Compared to the rest of your body parts, the brain uses more oxygen than most. If an area of the brain is deprived of oxygen for longer than a few minutes, the cells start to die. This causes permanent, irreversible brain damage, and it’s why strokes are one of the most common causes of death and long-term disability in the U.S. At Los Robles Hospital and Medical Center, we believe that even one death from a stroke is one too many. Our Emergency Room and stroke care teams are committed to saving the lives of our neighbors in Thousand Oaks.
Signs and symptoms of stroke
As soon as a possible stroke patient arrives in the Emergency Room, he or she undergoes a rapid diagnostic process.
Every second counts when treating strokes, but it’s also essential to provide the right type of treatment. Blood clot-busting drugs, for example, aren’t given to patients having a hemorrhagic stroke, which involves bleeding on the brain. You can hear more about how we diagnose a stroke by watching the accompanying video.
First, the Emergency Room team will assess your signs and symptoms. Stroke causes the sudden onset of severe symptoms , including the following:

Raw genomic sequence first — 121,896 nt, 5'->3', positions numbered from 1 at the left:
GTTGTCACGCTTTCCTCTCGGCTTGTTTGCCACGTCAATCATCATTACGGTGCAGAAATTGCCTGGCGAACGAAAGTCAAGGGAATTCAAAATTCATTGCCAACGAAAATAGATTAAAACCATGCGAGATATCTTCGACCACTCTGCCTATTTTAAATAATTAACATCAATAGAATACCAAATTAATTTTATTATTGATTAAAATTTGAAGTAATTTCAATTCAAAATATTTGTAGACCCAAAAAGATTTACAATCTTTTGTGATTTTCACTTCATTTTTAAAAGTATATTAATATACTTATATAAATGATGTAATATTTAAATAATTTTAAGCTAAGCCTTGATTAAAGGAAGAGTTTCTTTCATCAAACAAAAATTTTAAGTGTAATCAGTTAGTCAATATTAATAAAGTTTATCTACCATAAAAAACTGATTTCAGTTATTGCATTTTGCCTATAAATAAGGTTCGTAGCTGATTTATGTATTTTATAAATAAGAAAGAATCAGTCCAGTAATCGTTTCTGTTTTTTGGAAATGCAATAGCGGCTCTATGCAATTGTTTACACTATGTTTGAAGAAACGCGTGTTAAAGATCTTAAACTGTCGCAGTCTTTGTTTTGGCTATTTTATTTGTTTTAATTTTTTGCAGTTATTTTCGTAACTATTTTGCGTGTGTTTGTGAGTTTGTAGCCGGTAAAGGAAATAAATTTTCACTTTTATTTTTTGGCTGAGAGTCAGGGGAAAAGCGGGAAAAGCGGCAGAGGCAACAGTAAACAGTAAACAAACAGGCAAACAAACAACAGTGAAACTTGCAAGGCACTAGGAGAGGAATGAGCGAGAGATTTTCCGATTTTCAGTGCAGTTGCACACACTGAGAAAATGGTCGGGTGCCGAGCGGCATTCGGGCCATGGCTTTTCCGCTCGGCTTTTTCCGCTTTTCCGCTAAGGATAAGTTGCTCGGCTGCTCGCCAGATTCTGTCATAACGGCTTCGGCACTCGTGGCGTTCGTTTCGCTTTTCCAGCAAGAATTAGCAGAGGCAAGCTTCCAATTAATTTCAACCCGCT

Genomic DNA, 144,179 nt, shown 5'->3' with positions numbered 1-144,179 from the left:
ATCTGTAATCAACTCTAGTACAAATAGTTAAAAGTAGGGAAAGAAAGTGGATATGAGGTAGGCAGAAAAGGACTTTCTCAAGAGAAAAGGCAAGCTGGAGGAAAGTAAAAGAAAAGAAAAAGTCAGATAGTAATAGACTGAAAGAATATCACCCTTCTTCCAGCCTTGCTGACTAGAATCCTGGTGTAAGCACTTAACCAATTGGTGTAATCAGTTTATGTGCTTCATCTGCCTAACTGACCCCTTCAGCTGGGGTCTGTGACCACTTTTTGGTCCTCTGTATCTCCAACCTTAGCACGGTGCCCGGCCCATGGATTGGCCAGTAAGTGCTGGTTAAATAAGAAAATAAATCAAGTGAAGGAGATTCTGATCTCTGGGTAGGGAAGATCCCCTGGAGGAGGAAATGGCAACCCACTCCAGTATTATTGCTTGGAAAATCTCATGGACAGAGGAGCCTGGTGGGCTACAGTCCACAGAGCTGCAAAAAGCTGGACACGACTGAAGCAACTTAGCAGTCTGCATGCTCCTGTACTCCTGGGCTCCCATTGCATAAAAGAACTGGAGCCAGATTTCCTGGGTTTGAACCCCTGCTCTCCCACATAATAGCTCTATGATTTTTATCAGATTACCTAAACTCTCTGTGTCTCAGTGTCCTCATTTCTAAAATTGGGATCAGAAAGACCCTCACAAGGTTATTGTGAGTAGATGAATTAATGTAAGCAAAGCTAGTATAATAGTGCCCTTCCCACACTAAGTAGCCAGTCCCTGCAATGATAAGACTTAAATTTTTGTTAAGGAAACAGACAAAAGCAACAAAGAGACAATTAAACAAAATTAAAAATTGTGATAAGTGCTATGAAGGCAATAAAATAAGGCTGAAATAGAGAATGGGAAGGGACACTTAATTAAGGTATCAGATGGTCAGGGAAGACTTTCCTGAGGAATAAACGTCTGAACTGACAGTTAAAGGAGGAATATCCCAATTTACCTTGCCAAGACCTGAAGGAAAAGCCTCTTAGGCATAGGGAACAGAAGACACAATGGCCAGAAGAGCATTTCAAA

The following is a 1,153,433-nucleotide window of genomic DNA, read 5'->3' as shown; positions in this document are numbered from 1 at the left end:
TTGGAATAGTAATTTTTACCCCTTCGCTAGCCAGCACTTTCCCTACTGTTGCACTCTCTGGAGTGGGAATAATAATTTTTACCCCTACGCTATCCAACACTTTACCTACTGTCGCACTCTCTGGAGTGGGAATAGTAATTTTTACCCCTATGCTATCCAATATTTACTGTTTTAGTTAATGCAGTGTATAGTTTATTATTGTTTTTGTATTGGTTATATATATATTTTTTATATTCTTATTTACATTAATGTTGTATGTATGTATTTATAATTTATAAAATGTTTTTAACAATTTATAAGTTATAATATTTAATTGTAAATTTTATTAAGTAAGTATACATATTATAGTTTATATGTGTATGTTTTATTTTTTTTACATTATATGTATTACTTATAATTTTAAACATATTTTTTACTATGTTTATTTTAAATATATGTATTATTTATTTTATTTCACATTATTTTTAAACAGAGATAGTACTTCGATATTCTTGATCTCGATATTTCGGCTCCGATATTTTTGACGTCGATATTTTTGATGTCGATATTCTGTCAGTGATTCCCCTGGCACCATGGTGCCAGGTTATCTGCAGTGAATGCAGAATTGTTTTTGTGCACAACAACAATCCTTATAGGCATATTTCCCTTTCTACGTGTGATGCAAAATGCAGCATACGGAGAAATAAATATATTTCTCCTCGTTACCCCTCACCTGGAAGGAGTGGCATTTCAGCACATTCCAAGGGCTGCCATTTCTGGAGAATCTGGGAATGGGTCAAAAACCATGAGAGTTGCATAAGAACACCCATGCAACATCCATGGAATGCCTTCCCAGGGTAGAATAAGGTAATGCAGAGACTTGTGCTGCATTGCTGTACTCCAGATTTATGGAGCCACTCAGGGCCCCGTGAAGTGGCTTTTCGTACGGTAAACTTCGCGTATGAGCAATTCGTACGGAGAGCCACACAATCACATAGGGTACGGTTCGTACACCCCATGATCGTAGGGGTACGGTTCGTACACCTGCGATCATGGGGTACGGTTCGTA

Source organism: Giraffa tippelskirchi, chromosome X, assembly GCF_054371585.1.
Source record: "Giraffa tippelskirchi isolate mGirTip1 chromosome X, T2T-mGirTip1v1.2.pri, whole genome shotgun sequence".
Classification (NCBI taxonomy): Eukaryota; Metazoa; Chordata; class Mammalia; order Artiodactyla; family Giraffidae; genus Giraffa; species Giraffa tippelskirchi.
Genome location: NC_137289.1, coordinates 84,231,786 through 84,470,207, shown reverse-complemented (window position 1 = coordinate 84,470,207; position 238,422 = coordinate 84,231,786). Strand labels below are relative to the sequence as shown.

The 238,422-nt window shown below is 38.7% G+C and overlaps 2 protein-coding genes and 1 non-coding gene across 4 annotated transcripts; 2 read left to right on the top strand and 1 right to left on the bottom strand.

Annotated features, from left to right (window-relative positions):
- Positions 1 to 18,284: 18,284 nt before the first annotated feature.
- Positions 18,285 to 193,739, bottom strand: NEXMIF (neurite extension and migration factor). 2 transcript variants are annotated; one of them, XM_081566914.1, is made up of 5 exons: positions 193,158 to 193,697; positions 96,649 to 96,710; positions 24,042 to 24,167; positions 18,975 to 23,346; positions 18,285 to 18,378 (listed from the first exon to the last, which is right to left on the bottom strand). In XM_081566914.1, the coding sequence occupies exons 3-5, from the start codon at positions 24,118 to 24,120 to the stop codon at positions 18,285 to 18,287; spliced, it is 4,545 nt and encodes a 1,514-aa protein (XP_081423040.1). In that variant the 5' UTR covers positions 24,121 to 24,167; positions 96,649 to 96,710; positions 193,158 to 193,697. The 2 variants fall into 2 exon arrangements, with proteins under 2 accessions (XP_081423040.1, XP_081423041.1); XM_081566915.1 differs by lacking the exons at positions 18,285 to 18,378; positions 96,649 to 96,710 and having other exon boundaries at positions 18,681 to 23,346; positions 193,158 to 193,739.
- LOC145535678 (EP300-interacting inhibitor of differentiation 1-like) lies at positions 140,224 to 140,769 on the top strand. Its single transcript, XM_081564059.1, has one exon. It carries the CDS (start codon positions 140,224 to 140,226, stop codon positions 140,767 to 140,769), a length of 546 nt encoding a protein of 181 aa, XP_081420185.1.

- One-sided weakness, numbness or paralysis
- Trouble speaking or understanding speech
- Vision problems
- Problems walking/loss of coordination
- Excruciating headache with no apparent cause
Physical and neurological exam
Next, the stroke care team will review your medical history, and perform physical and neurological exams. Specifically, they will assess these areas:
- Language processing
- Mental status
- Motor strength
During this assessment, the doctor will ask you to complete some simple tasks, such as holding out both arms in front of you, answering questions and recalling information.
One or more imaging tests can help the stroke care team make a definitive diagnosis. You may have any of the following tests:
- Computed tomography
- Magnetic resonance imaging
- Carotid ultrasound
- Carotid angiography
As soon as a diagnosis is made, medical intervention begins.
Los Robles Hospital and Medical Center has been certified as a Comprehensive Stroke Center—the first of its kind in Ventura County. Our hard-working Emergency Room team is proud to make a difference for the families in our Thousand Oaks community. Please call 911 without delay if you think you’re having a stroke, or call a registered nurse at (877) 888-5746 for non-emergent inquiries only.